Reluctant punk rock icon Winnie the Pooh is at it again. Pooh Bear, perhaps best known for consuming remarkable amounts of "hunny" while promoting an existence unbound by the trappings of modern life, has reportedly been "scrubbed" from Chinese social media.
Though an official explanation for the scrubbing hasn't been provided, NBC News reported Monday that a popular meme comparing Chinese President Xi Jinping to Pooh has been widely blamed among social media users as the reason for this shockingly anti-Pooh act.
For example, here's a Pooh meme featuring the jovial presence of Tigger:
And here's one including noted emo aficionado Eeyore:
"I think this is ridiculous," a Chinese college student said Monday. "The Chinese government is being overly sensitive." The Winnie the Pooh x Xi Jinping memes first appeared in 2013 following a meeting with President Barack Obama, then grew in popularity following a a photographed handshake with Prime Minister of Japan Shinzo Abe.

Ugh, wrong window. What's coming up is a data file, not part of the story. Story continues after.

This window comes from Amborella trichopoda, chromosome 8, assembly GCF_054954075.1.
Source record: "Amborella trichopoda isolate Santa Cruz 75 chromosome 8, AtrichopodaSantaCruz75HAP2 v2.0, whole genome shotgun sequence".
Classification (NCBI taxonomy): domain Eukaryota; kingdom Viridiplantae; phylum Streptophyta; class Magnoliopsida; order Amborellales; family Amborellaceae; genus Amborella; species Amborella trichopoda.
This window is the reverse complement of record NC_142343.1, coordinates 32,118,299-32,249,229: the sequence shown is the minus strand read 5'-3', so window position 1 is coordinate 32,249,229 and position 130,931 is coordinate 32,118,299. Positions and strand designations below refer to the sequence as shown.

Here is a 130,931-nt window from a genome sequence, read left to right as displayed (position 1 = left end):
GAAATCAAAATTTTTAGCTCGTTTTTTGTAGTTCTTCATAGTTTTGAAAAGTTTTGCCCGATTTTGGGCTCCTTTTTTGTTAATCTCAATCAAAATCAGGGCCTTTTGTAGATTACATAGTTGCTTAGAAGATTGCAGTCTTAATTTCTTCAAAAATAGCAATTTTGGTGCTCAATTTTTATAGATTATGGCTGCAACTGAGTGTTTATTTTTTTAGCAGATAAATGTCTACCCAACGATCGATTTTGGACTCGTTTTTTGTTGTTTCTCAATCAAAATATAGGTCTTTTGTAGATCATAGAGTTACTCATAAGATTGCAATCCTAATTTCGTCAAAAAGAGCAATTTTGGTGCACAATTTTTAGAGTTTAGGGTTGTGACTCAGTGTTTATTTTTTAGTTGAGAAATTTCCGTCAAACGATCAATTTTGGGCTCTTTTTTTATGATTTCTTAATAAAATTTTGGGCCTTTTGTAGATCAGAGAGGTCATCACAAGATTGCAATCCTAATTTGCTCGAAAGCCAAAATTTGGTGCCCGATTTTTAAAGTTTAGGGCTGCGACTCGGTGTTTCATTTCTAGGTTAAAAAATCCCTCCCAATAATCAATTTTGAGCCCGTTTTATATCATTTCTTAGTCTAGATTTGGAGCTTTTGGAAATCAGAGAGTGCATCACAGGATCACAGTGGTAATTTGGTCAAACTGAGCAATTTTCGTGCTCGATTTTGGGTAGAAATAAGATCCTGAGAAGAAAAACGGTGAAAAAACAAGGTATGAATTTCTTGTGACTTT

According to a lengthy report on the Pooh developments from the Financial Times, the removal of Pooh content from WeChat, Sina Weibo, and other social media platforms is the latest act of online censoring ahead of this fall's Communist party congress.
BBC News reporter Stephen McDonell outlined a censorship test Monday for anyone who has "anything to do with China." When using WeChat, McDonell said, an attempt at sending a friend a message including the name Liu Xiaobo—a human rights activist who died last week—would give the sender the impression of the message having been sent, while the recipient would receive nothing.
In related news, Saturday marked the sixth anniversary of the release of the 2011 film Winnie the Pooh. The film was rated G for Goddamn Great.
Reps for Disney did not immediately respond to Complex's request for comment.